To get a good idea of what this article will take on, it is important to know the basis of what the Singleton Design Pattern really does. Let's imagine we are building an app for playing scrabble. You need to give every player the letters and they cannot be more than what the data set provided has in stock. There is, however, one rule in this scrabble game, that there can never be the same sample of letters given out to a player if another has the exact same sample of letters.
The image above shows the basic concept of what the game should entail in the Singleton language. There are a few places to focus on. The main one is that you are trying to give the players (instance) one set of letters (Client set A, B, C). It is key to also remember that each player can only have one set of letters and that they cannot be the same set that other players have.
This previous image shows the process which the Singleton program will take, starting with the Word Set (client) it will run redundancies to make sure that every set of letters is unique and that each player or instance gets only one class or set of letters.You can also use dependency injection to make everything more clear and easier to maintain. Check out how dependency injection works in another Mäd article here.
What is Singleton?
Singleton is a design pattern for any programming language. Singleton is a fairly simple and easy design pattern to understand and learn. The Singleton pattern guarantees that only one instance of a class is instantiated. If you've worked with Apple's frameworks, then chances are that you've already used the Singleton pattern. Take a look at these examples. They probably look familiar.
How to implement Singleton Creating a Singleton pattern is easy peasy.
Step 1: You have to create a class because Singleton is a reference type.
Step 2: You just have to create an instance of the class which declares as a static constant.
Step 3: Last but not least, make the initializer private to prevent creating other instances of Singleton and declare any variable you need to use.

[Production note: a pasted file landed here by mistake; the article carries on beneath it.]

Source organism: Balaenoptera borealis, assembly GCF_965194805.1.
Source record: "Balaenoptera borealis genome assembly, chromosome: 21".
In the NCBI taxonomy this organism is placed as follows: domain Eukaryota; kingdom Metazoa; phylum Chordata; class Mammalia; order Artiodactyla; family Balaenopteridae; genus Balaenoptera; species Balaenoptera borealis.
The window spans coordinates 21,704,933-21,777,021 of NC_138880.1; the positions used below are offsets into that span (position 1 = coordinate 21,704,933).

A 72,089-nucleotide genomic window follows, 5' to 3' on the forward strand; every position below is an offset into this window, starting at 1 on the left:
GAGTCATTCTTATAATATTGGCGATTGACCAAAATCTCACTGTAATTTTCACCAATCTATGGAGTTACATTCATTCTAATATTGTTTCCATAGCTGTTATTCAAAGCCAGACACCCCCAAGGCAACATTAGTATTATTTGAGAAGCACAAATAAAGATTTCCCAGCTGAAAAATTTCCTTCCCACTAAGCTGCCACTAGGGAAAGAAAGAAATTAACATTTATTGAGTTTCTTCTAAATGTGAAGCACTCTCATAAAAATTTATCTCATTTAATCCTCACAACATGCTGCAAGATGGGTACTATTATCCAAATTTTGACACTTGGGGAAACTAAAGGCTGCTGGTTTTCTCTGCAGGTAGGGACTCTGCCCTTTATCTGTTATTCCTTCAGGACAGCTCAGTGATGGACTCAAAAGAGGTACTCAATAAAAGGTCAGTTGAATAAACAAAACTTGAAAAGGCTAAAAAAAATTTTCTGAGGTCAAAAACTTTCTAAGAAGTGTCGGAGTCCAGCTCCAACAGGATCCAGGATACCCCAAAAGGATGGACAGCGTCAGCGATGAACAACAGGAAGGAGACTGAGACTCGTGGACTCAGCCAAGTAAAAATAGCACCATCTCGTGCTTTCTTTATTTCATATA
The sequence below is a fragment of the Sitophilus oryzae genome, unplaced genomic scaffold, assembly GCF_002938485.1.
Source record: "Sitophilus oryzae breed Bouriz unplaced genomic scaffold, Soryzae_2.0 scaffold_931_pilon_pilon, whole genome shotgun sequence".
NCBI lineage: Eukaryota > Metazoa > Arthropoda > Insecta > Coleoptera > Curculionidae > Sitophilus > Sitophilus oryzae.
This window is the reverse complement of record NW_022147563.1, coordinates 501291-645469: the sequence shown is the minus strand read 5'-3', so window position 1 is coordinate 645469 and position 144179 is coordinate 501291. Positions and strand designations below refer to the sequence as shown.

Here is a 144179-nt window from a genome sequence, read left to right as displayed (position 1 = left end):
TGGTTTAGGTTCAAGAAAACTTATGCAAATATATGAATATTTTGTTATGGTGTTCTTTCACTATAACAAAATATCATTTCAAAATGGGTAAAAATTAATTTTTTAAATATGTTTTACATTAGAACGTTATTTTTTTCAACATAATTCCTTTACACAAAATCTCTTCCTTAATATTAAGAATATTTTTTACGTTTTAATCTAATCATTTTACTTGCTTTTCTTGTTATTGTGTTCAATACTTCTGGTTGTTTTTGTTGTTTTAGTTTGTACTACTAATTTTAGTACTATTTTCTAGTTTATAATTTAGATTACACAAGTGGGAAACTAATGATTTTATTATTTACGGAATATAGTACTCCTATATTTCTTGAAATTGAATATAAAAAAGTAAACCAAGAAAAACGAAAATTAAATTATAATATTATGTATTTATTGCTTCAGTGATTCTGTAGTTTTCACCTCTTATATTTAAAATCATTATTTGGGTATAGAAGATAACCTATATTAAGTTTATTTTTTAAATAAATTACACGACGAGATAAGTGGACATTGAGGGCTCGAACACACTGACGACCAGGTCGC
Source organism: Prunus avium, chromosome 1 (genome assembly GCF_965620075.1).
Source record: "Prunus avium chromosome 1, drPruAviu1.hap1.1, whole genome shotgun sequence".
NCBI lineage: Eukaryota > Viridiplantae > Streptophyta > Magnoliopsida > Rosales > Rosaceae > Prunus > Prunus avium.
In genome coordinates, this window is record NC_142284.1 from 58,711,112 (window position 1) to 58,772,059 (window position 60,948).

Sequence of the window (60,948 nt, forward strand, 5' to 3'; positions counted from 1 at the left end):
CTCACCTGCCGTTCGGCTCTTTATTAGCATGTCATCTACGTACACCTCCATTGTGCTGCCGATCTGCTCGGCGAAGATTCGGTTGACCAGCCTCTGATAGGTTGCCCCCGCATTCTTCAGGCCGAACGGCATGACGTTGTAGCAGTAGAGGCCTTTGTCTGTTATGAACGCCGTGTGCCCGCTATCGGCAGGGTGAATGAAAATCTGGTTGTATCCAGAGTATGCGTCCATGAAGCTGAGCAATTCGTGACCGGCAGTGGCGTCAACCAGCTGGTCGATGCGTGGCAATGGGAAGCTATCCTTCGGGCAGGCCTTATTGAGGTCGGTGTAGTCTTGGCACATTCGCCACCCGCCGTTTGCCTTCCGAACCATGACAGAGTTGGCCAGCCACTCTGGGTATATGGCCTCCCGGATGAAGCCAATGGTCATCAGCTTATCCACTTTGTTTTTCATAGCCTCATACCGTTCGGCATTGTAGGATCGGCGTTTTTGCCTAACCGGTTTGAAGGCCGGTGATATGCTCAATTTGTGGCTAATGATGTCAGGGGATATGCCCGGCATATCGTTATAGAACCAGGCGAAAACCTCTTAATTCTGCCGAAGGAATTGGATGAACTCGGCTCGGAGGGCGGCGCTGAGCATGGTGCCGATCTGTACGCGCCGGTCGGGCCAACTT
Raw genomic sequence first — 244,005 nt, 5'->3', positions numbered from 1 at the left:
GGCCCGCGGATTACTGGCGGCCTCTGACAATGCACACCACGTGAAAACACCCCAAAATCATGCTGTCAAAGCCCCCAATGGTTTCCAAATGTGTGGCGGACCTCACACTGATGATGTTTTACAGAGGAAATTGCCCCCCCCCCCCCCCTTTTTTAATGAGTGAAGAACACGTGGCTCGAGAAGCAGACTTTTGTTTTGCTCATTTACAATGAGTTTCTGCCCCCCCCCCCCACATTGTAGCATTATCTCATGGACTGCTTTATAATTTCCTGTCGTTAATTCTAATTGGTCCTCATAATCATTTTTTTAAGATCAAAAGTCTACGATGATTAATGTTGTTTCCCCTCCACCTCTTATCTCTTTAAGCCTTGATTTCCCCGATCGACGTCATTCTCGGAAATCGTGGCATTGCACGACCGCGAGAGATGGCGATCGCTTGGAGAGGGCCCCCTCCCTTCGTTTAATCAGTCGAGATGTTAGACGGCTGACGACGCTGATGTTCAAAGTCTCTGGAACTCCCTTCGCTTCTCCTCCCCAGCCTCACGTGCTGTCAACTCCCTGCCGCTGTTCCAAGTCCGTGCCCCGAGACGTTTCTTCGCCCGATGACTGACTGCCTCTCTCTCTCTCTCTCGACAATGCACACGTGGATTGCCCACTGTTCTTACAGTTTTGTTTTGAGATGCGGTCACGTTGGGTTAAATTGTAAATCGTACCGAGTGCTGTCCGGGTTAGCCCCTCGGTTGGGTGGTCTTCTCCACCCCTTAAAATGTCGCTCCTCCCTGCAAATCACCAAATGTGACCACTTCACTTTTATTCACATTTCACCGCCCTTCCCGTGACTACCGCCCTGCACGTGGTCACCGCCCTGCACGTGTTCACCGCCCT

Note: Keep in mind that while Apple recommends that we should prefer value types to reference types, there are still plenty of examples, such as the Singleton pattern, where a reference type is needed. When we continuously tell ourselves to prefer value types to reference types, it can be very easy to forget that there are times where a reference type is needed. Don't forget to use reference types with this pattern as needed.
Pros of Singleton
·Instance control: Singleton prevents other objects from instantiating their own copies of the Singleton object, ensuring that all objects access the single instance.
·Flexibility: Since the class controls the instantiation process, the class has the flexibility to change the instantiation process.
·Easy to implement: Easy to create and we could use it anywhere for the lifetime of the app The advantage of Singleton over global variables is that you are absolutely sure of the number of instances when you use Singleton. However, you can still change your mind and manage any number of instances. Having a very versatile design pattern that can work well for many different applications and processes.
Cons of Singleton
·They are a global mutable shared state. Their state is automatically shared across the entire app, and bugs can often start occurring when that state changes unexpectedly.
·The relationships between Singletons and the code that depends on them is usually not very well defined. Since Singletons are so convenient and easy to access — using them extensively usually leads to very hard to maintain “spaghetti code” that doesn’t have clear separations between objects.
·Managing their life-cycle can be tricky. Since Singletons are alive during the entire lifespan of an application, managing them can be really hard, and they usually have to rely on optionals to keep track of values. This also makes code that relies on Singletons really hard to test, since you can’t easily start from a “clean slate” in each test case.
The disadvantages of Singleton over a global mutable shared state can give you a real headache if the state changes unexpectedly and also keep your code tightly coupled. It will make difficult to test when your code is not loosely coupled so it will cause a lot problems to maintain.
Dependency Injection (Singleton problem solved)
Even if you decide to use Singleton in a project, that doesn't mean you have to access them anywhere or any time in your project.You can still use dependency injection to pass the Singleton object to the objects that need it. By adopting dependency injection to pass Singletons around, the interface of your class remains clear and transparent. In other words, the interface of the class describes its dependencies. This is very, very useful. It immediately shows which objects the class needs to perform its duties.
Finally, it is very important to understand how to create your Singleton class in your project. Knowing how to implement this pattern will allow you to take much less time to create your work. Yet Singleton does have It’s advantages and disadvantages as I mentioned previously. If you continue using the Singleton pattern inside your projects it can, in turn, become quite hard to manage the life-cycle of your Singleton class. As much as using Singleton is a great way to do simple and easy patterns, it is best to try and avoid the overuse of it. If you find yourself overusing Singleton, a simple way to avoid frustrations and the negative effects of this pattern would be to include the use of dependency injection. This would allow for a smoother work, which can be tested and maintained much easier than using Singleton.
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